“It is the business of the benevolent man to seek to promote what is beneficial to the world and to eliminate what is harmful, and to provide a model for the world. What benefits he will carry out; what does not benefit men he will leave alone” – Mo Di, 5th century BC

Mohism was a philosophical school founded by Mo Di  (also referred to as Mo Zi, Master Mo) that for 700 years rivaled Confucianism in what would become China.  Though the whole ‘school’ of Mohist thought covers a lot of area (as does Confucianism), one principle, and the one I wish to focus on here is that of Jianai: “impartial caring” or universal benevolence.

Mohists believed that all people deserve benevolence, versus the teaching of Confucius that loyalty to hierarchical commitments such as parent, boss and ruler was most important. Mohists were less interested in ceremony and ritual and believed that goodwill must be universal in nature. It is not enough—in fact it is wrong to just love your family, tribe, or nation (or then, kingdom) but your compassion must be universal. “The benefit of all under heaven,” and that everyone, no matter class, status or ethnicity deserved heaven’s (Tian) blessings.

The Mohists of that time were rather ascetic: They were not fans of luxury or even musical performances, saying such efforts are better directed towards feeding and clothing of the populace. They opposed aggressive war, but volunteered as warriors for states being attacked. Remember, this was during the historical period called “Warring States” in China.

Asia would likely be quite different had Mohism not died out—quite literally it seems, in the Qin dynasty when scholars were buried alive and books were burned. Like Confucianism, it was more of a philosophy than a religion.

Beyond anything else, the central tenet of Mohism remains true today.

“It is the business of the benevolent man to seek to promote what is beneficial to the world and to eliminate what is harmful, and to provide a model for the world.”

Image:  (Pictured sideways for formatting!) Text of 7th volume of Mozi, public domain 

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Applied Virtue

Eight Useful Axioms For Living

Image by 2427999 from Pixabay
  1. Be good to yourself, be good to others.

  2. Do not fall for myth, legend or superstition.

  3. Follow principles, not men.

  4. Learn to control your emotions rather than allow your emotions to control you.

  5. It is fine to feel, we are human. But only make decisions based on reason & logic.

  6. Never stop asking why; never stop seeking understanding.

  7. The intelligent person is full of doubt, while it is the fool who is sure in his belief. (from Bertrand Russell)

  8. Never stop questioning. Challenge every thought you hold dear. Anything worth believing is worth scrutiny.


Image by 2427999 from Pixabay

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Applied Virtue

The Seven Worthy Values

Image by lbrownstone from Pixabay

The seven worthy values are the following:

1        Kindness

Without kindness, nothing else matters. If you are kind, you don’t need a single sacred text. If you are unkind, all the sacred texts in the world won’t help you. Be kind to all living things. If you eat meat, be merciful to your prey. Be respectful even unto the crops that feed you and all the inhabitants of nature. Remember, everything you take, you owe. Be kind to yourself as well.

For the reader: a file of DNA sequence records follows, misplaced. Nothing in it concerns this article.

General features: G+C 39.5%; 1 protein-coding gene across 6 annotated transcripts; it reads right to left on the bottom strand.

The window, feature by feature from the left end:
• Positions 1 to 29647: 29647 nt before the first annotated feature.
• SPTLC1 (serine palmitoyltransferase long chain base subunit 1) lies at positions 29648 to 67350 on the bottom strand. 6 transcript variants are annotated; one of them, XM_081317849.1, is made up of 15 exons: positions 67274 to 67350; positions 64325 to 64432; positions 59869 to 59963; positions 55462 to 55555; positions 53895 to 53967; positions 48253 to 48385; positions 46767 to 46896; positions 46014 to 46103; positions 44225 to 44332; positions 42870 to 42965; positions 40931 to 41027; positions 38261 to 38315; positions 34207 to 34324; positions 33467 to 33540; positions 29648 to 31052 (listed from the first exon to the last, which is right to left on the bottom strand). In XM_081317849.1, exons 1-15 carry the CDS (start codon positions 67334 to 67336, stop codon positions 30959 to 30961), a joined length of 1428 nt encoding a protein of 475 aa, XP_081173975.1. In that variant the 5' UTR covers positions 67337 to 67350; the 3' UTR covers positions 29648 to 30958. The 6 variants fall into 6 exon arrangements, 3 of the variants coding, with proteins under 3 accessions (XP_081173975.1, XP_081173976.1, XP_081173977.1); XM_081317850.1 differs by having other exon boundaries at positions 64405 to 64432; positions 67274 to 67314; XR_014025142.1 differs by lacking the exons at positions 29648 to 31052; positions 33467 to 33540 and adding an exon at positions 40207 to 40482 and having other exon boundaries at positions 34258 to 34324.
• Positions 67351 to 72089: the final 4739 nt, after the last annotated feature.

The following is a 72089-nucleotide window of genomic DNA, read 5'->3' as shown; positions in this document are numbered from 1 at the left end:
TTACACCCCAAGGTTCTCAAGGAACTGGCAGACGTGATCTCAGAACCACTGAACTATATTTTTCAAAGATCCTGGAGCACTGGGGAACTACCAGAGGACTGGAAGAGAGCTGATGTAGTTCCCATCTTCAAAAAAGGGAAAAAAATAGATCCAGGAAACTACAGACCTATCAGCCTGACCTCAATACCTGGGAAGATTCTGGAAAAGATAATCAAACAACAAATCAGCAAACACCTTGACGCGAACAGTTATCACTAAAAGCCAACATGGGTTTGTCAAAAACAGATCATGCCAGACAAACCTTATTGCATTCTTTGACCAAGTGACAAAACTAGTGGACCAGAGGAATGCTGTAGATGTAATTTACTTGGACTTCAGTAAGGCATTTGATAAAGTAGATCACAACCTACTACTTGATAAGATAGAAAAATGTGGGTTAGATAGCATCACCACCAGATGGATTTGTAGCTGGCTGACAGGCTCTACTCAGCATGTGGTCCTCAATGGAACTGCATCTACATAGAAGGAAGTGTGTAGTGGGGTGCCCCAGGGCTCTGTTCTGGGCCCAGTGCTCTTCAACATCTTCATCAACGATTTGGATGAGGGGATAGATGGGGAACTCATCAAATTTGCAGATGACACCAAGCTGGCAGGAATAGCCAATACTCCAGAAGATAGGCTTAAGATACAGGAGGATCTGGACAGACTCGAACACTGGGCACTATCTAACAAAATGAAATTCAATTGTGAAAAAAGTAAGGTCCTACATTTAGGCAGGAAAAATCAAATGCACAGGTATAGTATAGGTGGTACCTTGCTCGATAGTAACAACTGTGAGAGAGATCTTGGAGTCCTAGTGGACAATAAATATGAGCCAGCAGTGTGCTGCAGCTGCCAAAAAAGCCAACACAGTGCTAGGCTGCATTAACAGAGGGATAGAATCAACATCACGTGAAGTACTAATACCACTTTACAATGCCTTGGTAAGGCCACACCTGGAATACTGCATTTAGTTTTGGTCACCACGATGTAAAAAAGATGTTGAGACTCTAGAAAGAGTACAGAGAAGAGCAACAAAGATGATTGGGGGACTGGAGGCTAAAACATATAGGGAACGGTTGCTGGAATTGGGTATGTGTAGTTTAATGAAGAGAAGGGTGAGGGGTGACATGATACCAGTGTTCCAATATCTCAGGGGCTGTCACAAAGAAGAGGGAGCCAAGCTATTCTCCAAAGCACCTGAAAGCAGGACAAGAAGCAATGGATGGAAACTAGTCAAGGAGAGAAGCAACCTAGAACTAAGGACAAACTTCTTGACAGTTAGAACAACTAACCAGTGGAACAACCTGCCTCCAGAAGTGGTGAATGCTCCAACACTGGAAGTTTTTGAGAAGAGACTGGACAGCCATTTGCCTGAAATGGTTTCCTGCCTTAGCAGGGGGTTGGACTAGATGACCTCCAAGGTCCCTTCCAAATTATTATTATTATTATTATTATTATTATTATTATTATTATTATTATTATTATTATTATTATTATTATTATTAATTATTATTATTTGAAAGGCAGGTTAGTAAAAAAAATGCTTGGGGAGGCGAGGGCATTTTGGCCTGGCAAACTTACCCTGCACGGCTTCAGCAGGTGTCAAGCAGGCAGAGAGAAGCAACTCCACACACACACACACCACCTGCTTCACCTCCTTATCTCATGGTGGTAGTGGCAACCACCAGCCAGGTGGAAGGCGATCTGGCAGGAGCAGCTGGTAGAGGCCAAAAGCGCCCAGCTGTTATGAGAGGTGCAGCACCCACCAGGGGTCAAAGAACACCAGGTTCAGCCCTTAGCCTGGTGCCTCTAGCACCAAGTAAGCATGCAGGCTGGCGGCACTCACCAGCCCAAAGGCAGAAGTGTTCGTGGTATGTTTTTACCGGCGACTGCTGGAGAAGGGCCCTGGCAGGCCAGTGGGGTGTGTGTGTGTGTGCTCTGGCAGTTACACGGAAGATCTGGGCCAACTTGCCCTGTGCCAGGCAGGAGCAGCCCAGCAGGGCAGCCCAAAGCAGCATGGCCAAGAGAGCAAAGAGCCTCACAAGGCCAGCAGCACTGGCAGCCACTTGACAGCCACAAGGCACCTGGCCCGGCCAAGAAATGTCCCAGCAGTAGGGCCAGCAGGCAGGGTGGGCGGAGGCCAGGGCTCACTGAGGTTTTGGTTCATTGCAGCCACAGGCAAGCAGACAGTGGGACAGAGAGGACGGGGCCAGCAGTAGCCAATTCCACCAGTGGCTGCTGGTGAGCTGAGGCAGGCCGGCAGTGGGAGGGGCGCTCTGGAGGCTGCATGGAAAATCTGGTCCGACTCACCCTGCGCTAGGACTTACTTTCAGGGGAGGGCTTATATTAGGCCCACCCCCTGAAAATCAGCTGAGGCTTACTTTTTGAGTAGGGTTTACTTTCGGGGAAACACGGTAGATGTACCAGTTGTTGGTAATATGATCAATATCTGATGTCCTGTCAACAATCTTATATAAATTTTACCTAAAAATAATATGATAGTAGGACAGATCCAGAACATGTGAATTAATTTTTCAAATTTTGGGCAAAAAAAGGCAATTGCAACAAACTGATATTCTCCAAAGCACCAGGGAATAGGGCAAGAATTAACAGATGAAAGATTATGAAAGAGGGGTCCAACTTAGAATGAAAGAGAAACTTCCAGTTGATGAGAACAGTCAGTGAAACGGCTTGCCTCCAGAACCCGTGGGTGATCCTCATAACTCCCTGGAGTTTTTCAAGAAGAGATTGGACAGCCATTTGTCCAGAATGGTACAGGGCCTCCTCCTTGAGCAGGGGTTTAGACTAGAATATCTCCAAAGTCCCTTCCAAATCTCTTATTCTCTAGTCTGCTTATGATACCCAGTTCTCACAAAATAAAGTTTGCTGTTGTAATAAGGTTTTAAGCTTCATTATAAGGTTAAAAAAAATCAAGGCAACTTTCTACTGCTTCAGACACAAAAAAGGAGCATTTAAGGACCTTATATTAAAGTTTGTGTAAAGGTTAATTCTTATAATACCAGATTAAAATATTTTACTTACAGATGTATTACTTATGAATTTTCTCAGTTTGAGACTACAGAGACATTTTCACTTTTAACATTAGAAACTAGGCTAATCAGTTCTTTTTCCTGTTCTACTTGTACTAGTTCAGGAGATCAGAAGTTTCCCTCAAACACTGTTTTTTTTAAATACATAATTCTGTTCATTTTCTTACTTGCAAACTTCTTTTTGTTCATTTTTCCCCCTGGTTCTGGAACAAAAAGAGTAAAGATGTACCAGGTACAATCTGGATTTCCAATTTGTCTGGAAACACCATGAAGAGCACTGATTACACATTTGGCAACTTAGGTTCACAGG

Be kind but be strategic. Kindness doesn’t imply being a victim or made a fool of. Being kind does not mean being defenseless or tolerating abuse against yourself or against others; quite the opposite. Kindness requires vigilance and prudent opposition against injustice. Kindness does not mean sacrificing yourself to predators. After all, that is being unkind to yourself.

Kindness does require constant cultivation of compassion for all living things. True kindness requires seeing all humankind as belonging to your tribe—the only real group is the human group. Ethnic, religious, political, cultural divisions are all divisive and artificial. Kindness requires generosity, being unselfish, seeking the wellbeing of others; from your family to your neighbors to the people you have never met in far off lands. Everybody counts, no exceptions.

2        Reason

Our ability to reason is a gift from The Universe. Our ability to reason in a systemized way is one of the greatest differentiators between humans and every other living species on Earth. Reason is the foundation for our intelligence, and intelligence plus judgement equals wisdom.

Cultivating our reason to its ideal means that we have a healthy skepticism without falling into cynicism. We seek to see our surroundings with a realism that is neither unduly pessimistic nor excessively optimistic. We should seek to see the world as it is rather than as we are—a self-centered illusion.

Reason is a rejection of superstition and myth, but in order to do this, we must learn to recognize superstition and myth. Often they are so central to our culture,society and world view that we accept them without question. We see them as self evident.

Think for yourself! Don’t passively accept what you are told to think by others!

True reason is not as common as it seems, and calls upon logic.

We are human, it is natural that we feel, that we experience emotion, but our ability to make decisions based on what is rather than what we wish or pretend is the virtue of reason, evidence over wishful thinking. Challenging our beliefs rather than holding them sacred.

Of every value, reason is probably the hardest to embrace for most people, because it requires thought, and thought—unlike emotion—takes effort.

3        Decency

Be decent. Take others into account. If you drink, don’t be a drunk. If you love food, don’t be a glutton. There is a reason the finest restaurants tend to serve small portions. If you like sex, don’t be a pervert. Never sacrifice others to your own desires. The Buddha spoke of a middle path, neither ascetic nor gluttonous. Neither scarcity nor excess. Be a good steward of both natural and human resources. Take care of your environment. Keep yourself clean and keep the world clean. Consume we must, but we don’t have to fall into consumerism. It is good to enjoy life but avoid becoming materialistic. Evade the temptation of materialism. Material possessions are never virtues. Net Worth has no correlation to self worth. Decency means clean living. One doesn’t have to become an ascetic, one can enjoy life, but without becoming selfish, always taking into account our belonging and our responsibility to humanity and the world we live in.